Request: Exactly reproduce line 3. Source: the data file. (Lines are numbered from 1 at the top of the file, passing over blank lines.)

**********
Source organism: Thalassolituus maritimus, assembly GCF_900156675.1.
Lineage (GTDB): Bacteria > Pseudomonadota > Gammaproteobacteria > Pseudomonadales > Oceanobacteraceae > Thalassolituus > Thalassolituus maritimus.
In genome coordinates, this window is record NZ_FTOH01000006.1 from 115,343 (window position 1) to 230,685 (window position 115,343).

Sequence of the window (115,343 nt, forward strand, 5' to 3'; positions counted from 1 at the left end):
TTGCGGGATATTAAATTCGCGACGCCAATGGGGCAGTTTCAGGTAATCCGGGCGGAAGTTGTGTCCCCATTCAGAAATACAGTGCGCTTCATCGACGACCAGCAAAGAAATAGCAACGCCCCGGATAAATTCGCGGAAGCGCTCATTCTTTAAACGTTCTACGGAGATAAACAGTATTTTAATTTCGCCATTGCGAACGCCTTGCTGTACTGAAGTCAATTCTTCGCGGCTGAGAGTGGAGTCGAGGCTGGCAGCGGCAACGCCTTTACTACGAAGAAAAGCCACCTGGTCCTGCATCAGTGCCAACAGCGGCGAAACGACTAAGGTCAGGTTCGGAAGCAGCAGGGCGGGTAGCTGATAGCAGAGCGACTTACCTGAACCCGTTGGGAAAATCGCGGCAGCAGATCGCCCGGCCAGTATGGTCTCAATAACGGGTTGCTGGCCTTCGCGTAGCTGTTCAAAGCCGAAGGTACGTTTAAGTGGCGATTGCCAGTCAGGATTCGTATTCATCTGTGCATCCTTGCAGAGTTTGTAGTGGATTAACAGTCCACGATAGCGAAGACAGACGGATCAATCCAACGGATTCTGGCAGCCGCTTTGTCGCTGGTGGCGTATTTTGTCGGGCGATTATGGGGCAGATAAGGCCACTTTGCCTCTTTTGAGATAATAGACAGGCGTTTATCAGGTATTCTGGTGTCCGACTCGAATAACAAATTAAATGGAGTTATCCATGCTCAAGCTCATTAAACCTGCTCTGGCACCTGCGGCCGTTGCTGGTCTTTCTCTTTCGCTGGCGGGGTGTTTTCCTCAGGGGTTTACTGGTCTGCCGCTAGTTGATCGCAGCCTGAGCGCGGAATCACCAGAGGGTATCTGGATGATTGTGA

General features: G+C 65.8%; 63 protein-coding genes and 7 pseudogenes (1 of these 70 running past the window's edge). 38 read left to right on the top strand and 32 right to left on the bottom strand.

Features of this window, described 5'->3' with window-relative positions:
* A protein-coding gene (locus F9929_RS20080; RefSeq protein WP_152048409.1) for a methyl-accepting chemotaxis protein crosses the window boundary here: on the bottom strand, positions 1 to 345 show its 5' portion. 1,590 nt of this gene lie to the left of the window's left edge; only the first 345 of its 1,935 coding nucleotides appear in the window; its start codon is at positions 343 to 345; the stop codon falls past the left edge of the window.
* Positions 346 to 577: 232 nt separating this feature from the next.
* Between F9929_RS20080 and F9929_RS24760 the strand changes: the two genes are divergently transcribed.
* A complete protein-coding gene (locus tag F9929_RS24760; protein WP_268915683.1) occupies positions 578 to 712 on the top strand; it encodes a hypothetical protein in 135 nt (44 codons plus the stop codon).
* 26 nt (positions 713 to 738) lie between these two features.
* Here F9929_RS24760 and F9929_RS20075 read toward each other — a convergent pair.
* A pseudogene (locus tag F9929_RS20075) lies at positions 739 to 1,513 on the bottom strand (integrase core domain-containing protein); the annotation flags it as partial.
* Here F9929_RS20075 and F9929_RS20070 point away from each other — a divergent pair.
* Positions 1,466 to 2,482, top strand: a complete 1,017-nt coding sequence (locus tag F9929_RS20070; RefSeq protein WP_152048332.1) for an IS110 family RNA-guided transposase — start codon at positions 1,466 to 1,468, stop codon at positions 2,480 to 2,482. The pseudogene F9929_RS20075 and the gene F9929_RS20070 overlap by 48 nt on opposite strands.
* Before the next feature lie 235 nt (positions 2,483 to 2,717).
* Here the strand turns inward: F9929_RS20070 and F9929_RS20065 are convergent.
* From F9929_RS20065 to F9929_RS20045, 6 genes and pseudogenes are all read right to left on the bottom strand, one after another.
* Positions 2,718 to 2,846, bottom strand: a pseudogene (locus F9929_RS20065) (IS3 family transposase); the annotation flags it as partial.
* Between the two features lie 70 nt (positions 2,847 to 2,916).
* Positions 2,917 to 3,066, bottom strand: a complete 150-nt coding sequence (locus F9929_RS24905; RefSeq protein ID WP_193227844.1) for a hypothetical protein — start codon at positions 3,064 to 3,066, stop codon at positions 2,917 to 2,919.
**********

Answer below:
In genome coordinates, this window is record NZ_FTOH01000006.1 from 115,343 (window position 1) to 230,685 (window position 115,343).